It is a non-drm open-source media format, similar to blu-ray, including features like menus, multiple audio tracks etc. using open standards such as HTML and WebKit.
    If not, please cover it on the show, it will be amazing! 

  9. Grant McWilliams Says:

    Concerning Mandriva and Mageia… http://blog.mageia.org/en/2012/05/21/mageia-comes-full-circle/

  10. Rob Williams Says:

    For some reason, the download cuts out at 51MB for me. It shows the entire 200MB or so while downloading, but once it reaches 51MB it just stops (happened twice).

  11. jgm Says:

     I thought his point was that we already have exciting, advanced desktops and it seems strange to devote coverage to desktops that want to go backwards rather than forwards (hence the Trinity and MATE references)?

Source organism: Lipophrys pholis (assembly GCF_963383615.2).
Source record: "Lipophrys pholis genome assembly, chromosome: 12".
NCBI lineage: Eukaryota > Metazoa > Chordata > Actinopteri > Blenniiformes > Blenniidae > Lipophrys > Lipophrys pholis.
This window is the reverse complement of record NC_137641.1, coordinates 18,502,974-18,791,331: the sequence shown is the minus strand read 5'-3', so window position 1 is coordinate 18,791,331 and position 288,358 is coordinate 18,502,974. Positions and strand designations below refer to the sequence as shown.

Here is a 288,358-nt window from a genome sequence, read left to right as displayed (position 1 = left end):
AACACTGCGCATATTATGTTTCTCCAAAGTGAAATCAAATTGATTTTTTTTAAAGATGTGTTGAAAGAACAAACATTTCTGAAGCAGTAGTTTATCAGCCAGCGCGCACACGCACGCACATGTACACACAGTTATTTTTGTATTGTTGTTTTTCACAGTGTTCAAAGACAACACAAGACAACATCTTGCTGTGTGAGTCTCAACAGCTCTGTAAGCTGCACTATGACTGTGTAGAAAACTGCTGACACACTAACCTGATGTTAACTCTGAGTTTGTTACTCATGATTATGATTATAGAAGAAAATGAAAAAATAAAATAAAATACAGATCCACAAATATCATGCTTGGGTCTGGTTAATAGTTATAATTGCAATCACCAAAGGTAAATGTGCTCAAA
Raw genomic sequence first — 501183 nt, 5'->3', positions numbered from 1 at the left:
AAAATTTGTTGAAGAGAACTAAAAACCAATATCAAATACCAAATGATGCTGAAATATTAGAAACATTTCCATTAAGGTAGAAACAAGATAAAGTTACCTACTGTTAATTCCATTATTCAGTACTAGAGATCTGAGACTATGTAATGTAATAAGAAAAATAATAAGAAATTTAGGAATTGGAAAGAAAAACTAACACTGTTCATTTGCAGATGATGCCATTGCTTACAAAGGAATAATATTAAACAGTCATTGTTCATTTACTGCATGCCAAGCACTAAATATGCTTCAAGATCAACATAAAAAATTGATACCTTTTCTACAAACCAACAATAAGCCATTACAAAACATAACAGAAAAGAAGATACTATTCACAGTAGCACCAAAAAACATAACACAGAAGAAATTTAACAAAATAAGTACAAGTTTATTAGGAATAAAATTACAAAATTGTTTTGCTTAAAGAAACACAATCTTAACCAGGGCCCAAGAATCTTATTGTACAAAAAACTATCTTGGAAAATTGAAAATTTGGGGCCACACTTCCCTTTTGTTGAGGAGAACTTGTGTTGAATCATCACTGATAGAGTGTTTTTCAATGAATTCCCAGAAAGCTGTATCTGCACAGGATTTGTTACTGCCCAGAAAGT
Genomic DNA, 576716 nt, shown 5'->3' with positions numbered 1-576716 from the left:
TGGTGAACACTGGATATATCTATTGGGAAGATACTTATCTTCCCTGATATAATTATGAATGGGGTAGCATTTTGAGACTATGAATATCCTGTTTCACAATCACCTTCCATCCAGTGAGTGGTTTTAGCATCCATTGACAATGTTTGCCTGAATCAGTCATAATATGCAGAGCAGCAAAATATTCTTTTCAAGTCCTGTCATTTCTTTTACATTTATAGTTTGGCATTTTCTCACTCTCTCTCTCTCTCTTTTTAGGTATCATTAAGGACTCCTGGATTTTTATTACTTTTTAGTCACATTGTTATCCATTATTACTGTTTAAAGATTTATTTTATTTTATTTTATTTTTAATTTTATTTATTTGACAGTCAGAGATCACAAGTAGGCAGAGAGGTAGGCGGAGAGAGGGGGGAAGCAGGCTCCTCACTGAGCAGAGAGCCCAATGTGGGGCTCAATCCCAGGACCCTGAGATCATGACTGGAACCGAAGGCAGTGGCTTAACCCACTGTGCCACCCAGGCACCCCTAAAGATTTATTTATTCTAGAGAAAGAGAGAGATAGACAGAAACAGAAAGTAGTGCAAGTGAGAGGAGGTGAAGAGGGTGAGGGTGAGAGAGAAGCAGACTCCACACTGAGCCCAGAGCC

12. King Says:

    I am glad you guys finally did the Xfce review. I myself switched to it full time many years ago and have been very happy with it. It has a perfect balance between speed and usability. Good review guys!

    The built in compositor to Xfwm (Xfce Window manager) is quite good. Sure it does not have all the fancy effects that Compiz has, but it does offer nice transparency effects and is super fast. This combined with a nice theme and a Dock (if you use one) and Xfce can look just as good as the other DEs out there, while still being simple and fast.

    I myself don’t have the issue with Thunar starting slow, so not sure what is going on there. 

  13. Rewarp Says:

    I am going to get myself an Internet-transaction compatible debit card today just so I can donate to this show. Thanks for producing stuff that used to make me watch television.